Courtesy of St. Thomas More College
St. Thomas More (STM) College, the federated Catholic College at the University of Saskatchewan, recently awarded its 2021 Distinguished Alumni Awards to Rita Gillies and Fr. Emile April.
The STM Distinguished Alumni Award is awarded annually each November to each a female and a male graduate of St. Thomas More College whose lifetime accomplishments and achievements have been outstanding, who have made a significant contribution to their community, and who have continued to celebrate their relationship with St. Thomas More College since their graduation.
Born in Saskatoon, STM alumna Rita Gillies is blessed with a happy disposition, a love of learning, and an adventurous spirit, according to the award report on the STM website.
With a French-Catholic mother and a Scot-Irish non-practising Protestant father, both French and religion were downplayed as she was growing up. Nevertheless, at age 10, Rita was sent to school in Prud’homme to learn French. “The problem there was that everyone wanted to speak English. Her resultant vocabulary came from prayers and reprimands.”
As to religion, the air was saturated with a religious atmosphere. Sports and fair play were like a quasi-religion for her father, a natural-born athlete. With him as their speed skating coach, Rita and her brother were champions in their elementary years.
School was always a joy for Rita. Early schooling was with only other girls, and with nuns as teachers. Her horizons broadened when she came to co-ed St. Thomas More College, with priests as professors. On the University of Saskatchewan campus she earned a BA, a BEd, and an MTS (Master of Theological Studies) through the Lutheran Seminary, due to its proximity.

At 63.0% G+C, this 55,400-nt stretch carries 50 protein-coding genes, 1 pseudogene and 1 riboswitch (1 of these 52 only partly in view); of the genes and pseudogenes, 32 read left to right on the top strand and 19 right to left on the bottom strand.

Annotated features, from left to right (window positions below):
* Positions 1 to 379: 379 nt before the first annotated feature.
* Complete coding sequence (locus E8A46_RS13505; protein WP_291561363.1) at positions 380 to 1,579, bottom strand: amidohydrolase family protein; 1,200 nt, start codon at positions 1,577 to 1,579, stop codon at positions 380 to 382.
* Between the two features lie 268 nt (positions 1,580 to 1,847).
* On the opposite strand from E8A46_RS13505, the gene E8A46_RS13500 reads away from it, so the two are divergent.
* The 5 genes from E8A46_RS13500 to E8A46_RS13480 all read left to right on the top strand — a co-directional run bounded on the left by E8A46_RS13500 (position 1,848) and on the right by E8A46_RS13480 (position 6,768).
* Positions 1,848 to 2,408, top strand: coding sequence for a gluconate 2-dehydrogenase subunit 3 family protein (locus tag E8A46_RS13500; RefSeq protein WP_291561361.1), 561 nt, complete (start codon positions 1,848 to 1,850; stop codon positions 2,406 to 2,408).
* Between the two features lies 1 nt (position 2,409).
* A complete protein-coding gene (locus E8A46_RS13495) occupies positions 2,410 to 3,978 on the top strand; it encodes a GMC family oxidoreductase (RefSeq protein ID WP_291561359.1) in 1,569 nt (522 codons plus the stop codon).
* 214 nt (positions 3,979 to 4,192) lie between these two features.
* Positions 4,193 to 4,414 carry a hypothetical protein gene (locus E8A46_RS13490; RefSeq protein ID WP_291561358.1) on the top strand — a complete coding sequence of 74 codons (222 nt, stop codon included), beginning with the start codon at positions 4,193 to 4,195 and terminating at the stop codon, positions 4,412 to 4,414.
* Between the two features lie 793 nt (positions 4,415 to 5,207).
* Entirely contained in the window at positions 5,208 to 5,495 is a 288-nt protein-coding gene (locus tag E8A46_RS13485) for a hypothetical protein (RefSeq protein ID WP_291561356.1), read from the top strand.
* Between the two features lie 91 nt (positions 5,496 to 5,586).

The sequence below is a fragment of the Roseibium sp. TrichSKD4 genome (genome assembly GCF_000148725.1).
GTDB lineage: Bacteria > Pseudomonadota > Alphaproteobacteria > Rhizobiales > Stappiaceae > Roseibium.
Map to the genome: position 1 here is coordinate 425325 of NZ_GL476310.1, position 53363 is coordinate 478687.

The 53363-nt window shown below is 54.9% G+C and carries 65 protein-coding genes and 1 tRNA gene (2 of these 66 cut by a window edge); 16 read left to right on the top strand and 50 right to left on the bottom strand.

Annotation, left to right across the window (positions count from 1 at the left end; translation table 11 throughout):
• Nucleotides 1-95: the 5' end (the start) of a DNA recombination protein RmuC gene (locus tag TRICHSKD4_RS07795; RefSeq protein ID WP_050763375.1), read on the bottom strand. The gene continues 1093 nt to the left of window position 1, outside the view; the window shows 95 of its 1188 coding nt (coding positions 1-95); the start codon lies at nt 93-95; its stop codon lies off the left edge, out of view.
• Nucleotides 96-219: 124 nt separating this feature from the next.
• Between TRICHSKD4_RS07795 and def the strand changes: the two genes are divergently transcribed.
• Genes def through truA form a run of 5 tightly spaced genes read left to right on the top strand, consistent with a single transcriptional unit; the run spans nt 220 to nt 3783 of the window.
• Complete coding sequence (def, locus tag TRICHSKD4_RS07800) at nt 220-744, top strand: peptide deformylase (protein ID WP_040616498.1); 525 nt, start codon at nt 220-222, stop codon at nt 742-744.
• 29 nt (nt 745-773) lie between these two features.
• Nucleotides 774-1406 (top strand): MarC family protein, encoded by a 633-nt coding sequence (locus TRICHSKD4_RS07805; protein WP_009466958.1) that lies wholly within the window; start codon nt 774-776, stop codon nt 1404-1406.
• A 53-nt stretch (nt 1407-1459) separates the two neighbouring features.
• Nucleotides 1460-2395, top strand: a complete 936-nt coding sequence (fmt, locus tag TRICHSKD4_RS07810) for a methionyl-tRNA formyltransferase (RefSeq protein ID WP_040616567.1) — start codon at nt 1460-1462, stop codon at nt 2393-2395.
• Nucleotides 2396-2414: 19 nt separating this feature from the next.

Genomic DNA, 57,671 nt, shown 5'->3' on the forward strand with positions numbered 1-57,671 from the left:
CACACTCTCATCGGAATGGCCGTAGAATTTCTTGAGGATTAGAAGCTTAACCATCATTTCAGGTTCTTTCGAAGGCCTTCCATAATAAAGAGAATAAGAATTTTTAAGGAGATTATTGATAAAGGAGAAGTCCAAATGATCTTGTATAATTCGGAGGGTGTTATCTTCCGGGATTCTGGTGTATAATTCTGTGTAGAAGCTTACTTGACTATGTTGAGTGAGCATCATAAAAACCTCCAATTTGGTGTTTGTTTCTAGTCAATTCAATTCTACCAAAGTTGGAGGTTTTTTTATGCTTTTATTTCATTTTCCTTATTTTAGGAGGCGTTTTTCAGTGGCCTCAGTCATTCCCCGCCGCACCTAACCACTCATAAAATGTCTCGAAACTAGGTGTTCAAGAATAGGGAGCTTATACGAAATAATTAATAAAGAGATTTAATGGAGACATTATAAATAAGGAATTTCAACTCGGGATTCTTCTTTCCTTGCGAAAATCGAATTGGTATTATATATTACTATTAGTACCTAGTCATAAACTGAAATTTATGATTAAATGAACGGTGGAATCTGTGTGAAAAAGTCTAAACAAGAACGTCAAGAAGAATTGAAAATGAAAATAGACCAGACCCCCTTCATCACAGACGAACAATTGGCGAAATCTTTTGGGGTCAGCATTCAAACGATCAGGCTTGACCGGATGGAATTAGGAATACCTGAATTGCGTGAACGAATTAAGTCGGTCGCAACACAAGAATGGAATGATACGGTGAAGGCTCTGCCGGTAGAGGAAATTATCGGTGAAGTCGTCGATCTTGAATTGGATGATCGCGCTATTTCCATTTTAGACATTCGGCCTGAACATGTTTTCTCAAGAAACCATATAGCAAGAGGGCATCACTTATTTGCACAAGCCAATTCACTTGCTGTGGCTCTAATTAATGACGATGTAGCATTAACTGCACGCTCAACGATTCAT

Her path to STM was due to good fortune. “A $100 STM bursary saved me from Teachers College, favoured by my cautious Dad, and aided my dream of the glamorous life at university,” Gillies said.
“When I was in high school my family moved from Saskatoon to North Battleford. So, with a return to Saskatoon, I was on my own to live life on my own terms. STM truly became my ‘home away from home’ — daily Mass with free toast, jam and coffee, endless free coffee all day, Ulcers (co-op lunch), library, ping-pong, camaraderie, — all this and more till evening curfew. With graduation in 1955 I was hired as a social worker thanks to the background in liberal arts that STM provided. I went out to the wide world with anticipation, confidence, joy and gratitude to STM.”
Gillies became a social worker for Weyburn and District, where she learned to drive, experiencing rural Saskatchewan’s four seasons, and hitting the ditch in snow and mud. Later she became a nurse through Kelsey Campus (now Saskatchewan Polytechnic).
However, like the Hound of Heaven, thoughts of religious life became overpowering. She gave in and became Sister Marie Camilla of Sion.
From 1960-1965 she taught French and Religion at Sion Academy and, in 1965, thanks to her French, was sent for a three-year assignment to the Sion Convent, Ecce Homo, in the Old City of Jerusalem.
At that time Jerusalem was a divided city: West under Israel and East under Jordan.
The Old City was located in the Arab world. Two years later, after months of tension, the 1967 “Six-Day War” broke out. Israel won, frontiers changed, and all Jerusalem came under Israeli control. “The ramifications are momentous,” she said.
In 1968, Gillies was sent to Montreal to help Sion’s efforts to found a Catholic Centre for Jewish Studies. While there, she studied Library Science at McGill University, left the Sisters of Sion congregation, and returned to Jerusalem as a librarian in the Ecumenical Institute for Advanced Theological Studies.